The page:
RM: For a writer, maybe writing can be a type of confession, and selling a book a type of absolution.

DN: Exactly, and when it’s received the person receiving it has a clearer idea of the state of your heart and probably the state of his or her own heart. And you receive some absolution, or healing. I think that’s one of the reasons we write.

RM: If you’re doing all right as a writer, you’re both the therapist and the patient.

DN: Yeah, getting things out to your peers is important and to those who will love you no matter what you write. You might reveal something really dark, or reveal something not in a very artistic way, and yet they’re going to receive it.

RM: As a Catholic kid, there was something about confession and talking to someone behind the veil. Yet, right around puberty confession becomes less honest.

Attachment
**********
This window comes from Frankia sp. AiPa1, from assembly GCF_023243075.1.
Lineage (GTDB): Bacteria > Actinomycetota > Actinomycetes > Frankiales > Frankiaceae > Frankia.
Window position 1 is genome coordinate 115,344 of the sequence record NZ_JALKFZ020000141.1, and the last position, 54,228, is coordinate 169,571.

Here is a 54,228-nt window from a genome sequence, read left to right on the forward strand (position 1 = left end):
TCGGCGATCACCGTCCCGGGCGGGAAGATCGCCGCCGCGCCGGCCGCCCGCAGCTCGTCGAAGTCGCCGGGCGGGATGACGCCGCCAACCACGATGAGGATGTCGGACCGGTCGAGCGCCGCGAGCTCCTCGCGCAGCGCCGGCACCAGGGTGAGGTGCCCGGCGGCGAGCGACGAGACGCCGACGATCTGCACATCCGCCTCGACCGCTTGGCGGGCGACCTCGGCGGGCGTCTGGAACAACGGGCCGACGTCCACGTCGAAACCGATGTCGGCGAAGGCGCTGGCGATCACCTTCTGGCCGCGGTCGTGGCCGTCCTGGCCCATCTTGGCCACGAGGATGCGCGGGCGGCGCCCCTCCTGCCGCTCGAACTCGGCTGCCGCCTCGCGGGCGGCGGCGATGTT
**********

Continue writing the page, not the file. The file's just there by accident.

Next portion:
DN: [Laughs] That’s one of the ways confession can be heard. I don’t think it’s the only way.

RM: Take me through the sacraments as you see them.

DN: I look at something like the sacrament of vocation, which over time was interpreted as receiving what in the Catholic tradition is called “Holy Orders,” which meant you were going into the priesthood or a convent. I studied these sacraments, and that isn’t necessarily what the sacrament of vocation was intended to be. It just evolved into that and became this kind of exclusive club of the professional class. I looked back and found that it began as an understanding that we all have a spiritual vocation, and that spiritual vocation is to participate in the redeeming and the restoring and the reconciling of all things back into a right relationship with God. That was the old understanding, then it evolved from vocation into occupation-that’s what your job was and the only time you received the sacrament of vocation was when you had this certain job.